The volume member 64 may be attached to the plate 52 by any suitable manner including, but not limited to, by an adhesive 60 or any bonding agent or material or by fusing the volume member on to the plate 52. In another aspect the volume member 64 and the plate 52 may be bonded or attached to each other by a heating mechanism or by an electrochemical reaction. The bonding material may also be of a type that will dissolve over a time period after implantation of the device in the body. As the bonding material dissolves, this allows the body's natural healing properties or mechanisms to ingrow or vaginate and keep the volume member substantially at its implanted position. Examples of such bonding agents include products sold under the trade names “cyanocrylate” glue or “dermabond”.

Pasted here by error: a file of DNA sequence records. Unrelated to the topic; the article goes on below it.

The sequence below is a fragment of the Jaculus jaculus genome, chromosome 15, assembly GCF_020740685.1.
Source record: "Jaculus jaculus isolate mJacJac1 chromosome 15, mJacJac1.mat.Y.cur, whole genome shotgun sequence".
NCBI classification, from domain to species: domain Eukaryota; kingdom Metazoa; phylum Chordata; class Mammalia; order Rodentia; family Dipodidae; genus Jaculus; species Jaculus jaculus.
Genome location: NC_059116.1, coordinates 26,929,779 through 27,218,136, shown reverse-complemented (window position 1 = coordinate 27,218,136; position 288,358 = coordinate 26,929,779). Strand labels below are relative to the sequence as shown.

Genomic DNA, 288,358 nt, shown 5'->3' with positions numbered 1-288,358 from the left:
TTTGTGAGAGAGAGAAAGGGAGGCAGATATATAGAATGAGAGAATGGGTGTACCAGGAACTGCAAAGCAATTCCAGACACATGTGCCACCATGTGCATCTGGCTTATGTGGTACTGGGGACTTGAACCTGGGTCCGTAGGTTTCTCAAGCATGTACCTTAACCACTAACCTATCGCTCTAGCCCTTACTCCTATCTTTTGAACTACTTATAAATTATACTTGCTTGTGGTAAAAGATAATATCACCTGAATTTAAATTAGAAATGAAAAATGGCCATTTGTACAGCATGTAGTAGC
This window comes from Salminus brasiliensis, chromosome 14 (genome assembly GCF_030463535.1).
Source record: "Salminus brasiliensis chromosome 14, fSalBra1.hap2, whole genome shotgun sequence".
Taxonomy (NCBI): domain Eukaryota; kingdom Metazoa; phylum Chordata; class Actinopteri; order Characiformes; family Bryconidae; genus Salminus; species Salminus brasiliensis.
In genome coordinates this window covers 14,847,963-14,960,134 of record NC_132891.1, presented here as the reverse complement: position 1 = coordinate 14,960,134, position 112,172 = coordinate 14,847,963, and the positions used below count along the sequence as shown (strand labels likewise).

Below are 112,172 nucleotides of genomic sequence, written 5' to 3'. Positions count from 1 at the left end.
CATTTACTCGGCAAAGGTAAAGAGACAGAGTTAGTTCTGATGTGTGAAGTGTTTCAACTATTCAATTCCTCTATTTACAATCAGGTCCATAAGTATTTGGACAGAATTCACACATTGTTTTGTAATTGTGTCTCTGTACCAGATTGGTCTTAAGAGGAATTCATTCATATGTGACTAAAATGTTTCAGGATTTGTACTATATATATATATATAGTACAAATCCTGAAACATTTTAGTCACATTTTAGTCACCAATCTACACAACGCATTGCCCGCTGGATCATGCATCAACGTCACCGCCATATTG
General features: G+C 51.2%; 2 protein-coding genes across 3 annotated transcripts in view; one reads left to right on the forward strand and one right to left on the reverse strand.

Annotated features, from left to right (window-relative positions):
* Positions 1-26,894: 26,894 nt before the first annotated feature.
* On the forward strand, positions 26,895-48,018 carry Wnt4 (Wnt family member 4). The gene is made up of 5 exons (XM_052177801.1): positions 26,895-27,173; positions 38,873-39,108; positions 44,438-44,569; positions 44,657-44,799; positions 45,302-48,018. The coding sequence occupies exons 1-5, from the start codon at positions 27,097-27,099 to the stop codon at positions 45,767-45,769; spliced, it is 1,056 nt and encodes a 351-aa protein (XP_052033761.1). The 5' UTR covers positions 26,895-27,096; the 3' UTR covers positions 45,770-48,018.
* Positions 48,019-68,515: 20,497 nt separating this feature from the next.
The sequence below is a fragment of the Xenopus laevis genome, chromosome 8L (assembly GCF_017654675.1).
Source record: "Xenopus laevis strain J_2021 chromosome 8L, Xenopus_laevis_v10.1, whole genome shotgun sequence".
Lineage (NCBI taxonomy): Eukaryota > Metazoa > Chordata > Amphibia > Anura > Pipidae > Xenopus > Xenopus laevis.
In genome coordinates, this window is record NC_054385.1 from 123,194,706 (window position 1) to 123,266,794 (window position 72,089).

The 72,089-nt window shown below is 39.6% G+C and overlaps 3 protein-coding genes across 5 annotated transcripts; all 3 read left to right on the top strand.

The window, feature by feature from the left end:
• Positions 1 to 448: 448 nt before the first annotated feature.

The volume member 64 may be a porous material having any desired shape and size. In the embodiment shown in FIG. 2, the volume member 64 has a substantially flat bottom surface 63 and a contoured top surface 68 that has sections 64 and 66 of different thicknesses. The volume member's contour and the shape depend upon the amount and dimensions of the volume to be compensated. Typically, the volume member 64 is thicker than the plate 52. The volume member may be a porous member made from a non-metallic biocompatible material such as a polyurethane material. “Medpor,” for example, is such a polyurethane material that is commonly used for compensation of volume in surgical implants. The volume material is usually not compressible by the pressure exerted thereon after the implant. The implant 50, thus, is a hybrid implant that includes a relatively stiff member, usually a metallic member, that provides structural support to the fractured bone and a volume member 64 that provides for the compensation for loss of volume.